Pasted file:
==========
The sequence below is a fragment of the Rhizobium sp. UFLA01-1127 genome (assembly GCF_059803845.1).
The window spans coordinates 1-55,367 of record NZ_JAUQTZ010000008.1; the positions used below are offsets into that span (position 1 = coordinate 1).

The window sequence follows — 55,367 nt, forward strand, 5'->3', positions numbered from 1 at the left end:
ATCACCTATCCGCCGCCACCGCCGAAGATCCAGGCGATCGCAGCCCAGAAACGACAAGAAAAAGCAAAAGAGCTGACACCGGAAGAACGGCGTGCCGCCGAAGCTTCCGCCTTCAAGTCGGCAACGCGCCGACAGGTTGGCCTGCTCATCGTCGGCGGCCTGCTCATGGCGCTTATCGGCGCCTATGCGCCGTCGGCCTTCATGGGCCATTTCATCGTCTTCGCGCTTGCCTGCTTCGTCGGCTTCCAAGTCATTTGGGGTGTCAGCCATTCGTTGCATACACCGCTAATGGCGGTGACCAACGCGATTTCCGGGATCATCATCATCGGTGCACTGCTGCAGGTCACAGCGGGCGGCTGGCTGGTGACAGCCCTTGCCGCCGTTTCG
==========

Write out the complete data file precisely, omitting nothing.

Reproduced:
The sequence below is a fragment of the Rhizobium sp. UFLA01-1127 genome (assembly GCF_059803845.1).
The window spans coordinates 1-55,367 of record NZ_JAUQTZ010000008.1; the positions used below are offsets into that span (position 1 = coordinate 1).

The window sequence follows — 55,367 nt, forward strand, 5'->3', positions numbered from 1 at the left end:
ATCACCTATCCGCCGCCACCGCCGAAGATCCAGGCGATCGCAGCCCAGAAACGACAAGAAAAAGCAAAAGAGCTGACACCGGAAGAACGGCGTGCCGCCGAAGCTTCCGCCTTCAAGTCGGCAACGCGCCGACAGGTTGGCCTGCTCATCGTCGGCGGCCTGCTCATGGCGCTTATCGGCGCCTATGCGCCGTCGGCCTTCATGGGCCATTTCATCGTCTTCGCGCTTGCCTGCTTCGTCGGCTTCCAAGTCATTTGGGGTGTCAGCCATTCGTTGCATACACCGCTAATGGCGGTGACCAACGCGATTTCCGGGATCATCATCATCGGTGCACTGCTGCAGGTCACAGCGGGCGGCTGGCTGGTGACAGCCCTTGCCGCCGTTTCG